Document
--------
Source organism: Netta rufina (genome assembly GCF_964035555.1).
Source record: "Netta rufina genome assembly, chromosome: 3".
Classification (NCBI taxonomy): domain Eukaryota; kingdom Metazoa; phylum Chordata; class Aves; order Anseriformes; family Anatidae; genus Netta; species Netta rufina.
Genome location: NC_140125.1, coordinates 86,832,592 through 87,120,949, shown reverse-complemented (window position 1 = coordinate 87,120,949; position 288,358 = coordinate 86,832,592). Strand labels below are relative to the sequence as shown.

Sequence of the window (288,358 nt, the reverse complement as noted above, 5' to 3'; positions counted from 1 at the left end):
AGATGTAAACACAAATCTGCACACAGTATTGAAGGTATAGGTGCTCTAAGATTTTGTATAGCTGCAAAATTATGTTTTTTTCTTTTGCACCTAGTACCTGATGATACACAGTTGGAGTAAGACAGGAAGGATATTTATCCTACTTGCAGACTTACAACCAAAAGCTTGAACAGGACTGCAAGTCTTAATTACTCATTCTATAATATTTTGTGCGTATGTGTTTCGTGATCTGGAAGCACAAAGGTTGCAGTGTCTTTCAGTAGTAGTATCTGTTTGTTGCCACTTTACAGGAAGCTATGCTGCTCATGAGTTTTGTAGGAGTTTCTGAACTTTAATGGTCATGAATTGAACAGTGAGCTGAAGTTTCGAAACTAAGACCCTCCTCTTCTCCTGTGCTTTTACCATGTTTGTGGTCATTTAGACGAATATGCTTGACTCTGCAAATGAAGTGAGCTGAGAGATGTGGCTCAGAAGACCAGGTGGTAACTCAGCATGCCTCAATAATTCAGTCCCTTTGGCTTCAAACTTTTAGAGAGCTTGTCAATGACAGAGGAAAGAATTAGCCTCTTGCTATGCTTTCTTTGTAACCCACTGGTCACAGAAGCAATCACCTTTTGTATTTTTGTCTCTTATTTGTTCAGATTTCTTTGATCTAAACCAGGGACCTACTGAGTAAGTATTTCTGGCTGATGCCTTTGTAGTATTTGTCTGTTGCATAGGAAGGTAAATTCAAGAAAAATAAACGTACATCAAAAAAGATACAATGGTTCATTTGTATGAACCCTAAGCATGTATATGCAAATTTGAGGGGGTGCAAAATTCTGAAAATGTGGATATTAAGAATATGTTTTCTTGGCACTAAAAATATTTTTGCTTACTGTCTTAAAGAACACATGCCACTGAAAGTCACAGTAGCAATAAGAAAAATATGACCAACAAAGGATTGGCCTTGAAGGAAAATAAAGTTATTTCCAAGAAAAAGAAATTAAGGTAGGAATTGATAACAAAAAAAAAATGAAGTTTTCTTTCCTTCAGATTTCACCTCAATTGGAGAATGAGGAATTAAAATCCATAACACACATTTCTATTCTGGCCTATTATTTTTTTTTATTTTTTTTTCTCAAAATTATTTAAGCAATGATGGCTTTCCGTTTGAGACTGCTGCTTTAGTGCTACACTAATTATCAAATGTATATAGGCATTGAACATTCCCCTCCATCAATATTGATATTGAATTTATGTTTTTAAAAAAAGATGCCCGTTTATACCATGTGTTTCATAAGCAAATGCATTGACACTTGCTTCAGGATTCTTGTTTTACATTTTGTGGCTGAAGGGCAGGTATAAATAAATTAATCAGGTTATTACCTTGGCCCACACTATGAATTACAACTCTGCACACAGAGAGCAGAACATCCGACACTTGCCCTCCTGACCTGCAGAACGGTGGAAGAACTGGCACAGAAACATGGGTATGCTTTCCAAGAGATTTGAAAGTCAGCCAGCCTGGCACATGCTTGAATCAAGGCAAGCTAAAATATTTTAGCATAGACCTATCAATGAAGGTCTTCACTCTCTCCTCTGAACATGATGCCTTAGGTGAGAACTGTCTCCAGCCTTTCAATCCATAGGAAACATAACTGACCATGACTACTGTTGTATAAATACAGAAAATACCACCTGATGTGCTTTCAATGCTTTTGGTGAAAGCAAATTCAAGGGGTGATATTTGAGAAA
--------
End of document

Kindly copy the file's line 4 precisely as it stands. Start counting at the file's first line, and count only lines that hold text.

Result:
Genome location: NC_140125.1, coordinates 86,832,592 through 87,120,949, shown reverse-complemented (window position 1 = coordinate 87,120,949; position 288,358 = coordinate 86,832,592). Strand labels below are relative to the sequence as shown.